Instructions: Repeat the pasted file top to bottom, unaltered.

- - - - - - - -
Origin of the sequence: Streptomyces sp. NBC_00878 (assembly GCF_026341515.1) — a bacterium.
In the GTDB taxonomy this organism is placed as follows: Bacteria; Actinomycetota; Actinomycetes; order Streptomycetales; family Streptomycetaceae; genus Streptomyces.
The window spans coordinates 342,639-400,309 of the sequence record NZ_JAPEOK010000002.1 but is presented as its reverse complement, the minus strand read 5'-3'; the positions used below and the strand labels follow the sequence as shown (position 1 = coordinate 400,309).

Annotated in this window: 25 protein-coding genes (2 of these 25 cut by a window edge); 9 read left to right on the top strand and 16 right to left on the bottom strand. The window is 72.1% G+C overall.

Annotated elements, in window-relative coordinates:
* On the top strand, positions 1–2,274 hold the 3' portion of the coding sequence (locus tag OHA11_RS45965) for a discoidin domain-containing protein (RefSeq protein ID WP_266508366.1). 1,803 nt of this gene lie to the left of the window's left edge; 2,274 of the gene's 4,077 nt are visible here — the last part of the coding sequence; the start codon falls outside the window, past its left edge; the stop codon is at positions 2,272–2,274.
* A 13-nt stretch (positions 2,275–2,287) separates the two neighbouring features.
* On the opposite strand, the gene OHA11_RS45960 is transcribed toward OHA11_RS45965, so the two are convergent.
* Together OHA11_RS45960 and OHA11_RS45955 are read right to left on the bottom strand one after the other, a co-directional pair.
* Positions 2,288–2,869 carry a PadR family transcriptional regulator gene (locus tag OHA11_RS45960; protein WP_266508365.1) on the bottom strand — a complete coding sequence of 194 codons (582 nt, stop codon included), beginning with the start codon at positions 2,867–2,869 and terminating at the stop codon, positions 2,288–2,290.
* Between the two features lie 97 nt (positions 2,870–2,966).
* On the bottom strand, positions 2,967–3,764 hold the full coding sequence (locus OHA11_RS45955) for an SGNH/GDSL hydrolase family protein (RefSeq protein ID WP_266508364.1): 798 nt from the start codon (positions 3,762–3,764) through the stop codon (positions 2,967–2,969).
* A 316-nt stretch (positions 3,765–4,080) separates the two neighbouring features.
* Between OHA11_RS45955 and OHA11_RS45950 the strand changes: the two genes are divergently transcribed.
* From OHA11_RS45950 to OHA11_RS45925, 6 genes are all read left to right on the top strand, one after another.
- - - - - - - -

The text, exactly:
Origin of the sequence: Streptomyces sp. NBC_00878 (assembly GCF_026341515.1) — a bacterium.
In the GTDB taxonomy this organism is placed as follows: Bacteria; Actinomycetota; Actinomycetes; order Streptomycetales; family Streptomycetaceae; genus Streptomyces.
The window spans coordinates 342,639-400,309 of the sequence record NZ_JAPEOK010000002.1 but is presented as its reverse complement, the minus strand read 5'-3'; the positions used below and the strand labels follow the sequence as shown (position 1 = coordinate 400,309).

Annotated in this window: 25 protein-coding genes (2 of these 25 cut by a window edge); 9 read left to right on the top strand and 16 right to left on the bottom strand. The window is 72.1% G+C overall.

Annotated elements, in window-relative coordinates:
* On the top strand, positions 1–2,274 hold the 3' portion of the coding sequence (locus tag OHA11_RS45965) for a discoidin domain-containing protein (RefSeq protein ID WP_266508366.1). 1,803 nt of this gene lie to the left of the window's left edge; 2,274 of the gene's 4,077 nt are visible here — the last part of the coding sequence; the start codon falls outside the window, past its left edge; the stop codon is at positions 2,272–2,274.
* A 13-nt stretch (positions 2,275–2,287) separates the two neighbouring features.
* On the opposite strand, the gene OHA11_RS45960 is transcribed toward OHA11_RS45965, so the two are convergent.
* Together OHA11_RS45960 and OHA11_RS45955 are read right to left on the bottom strand one after the other, a co-directional pair.
* Positions 2,288–2,869 carry a PadR family transcriptional regulator gene (locus tag OHA11_RS45960; protein WP_266508365.1) on the bottom strand — a complete coding sequence of 194 codons (582 nt, stop codon included), beginning with the start codon at positions 2,867–2,869 and terminating at the stop codon, positions 2,288–2,290.
* Between the two features lie 97 nt (positions 2,870–2,966).
* On the bottom strand, positions 2,967–3,764 hold the full coding sequence (locus OHA11_RS45955) for an SGNH/GDSL hydrolase family protein (RefSeq protein ID WP_266508364.1): 798 nt from the start codon (positions 3,762–3,764) through the stop codon (positions 2,967–2,969).
* A 316-nt stretch (positions 3,765–4,080) separates the two neighbouring features.
* Between OHA11_RS45955 and OHA11_RS45950 the strand changes: the two genes are divergently transcribed.
* From OHA11_RS45950 to OHA11_RS45925, 6 genes are all read left to right on the top strand, one after another.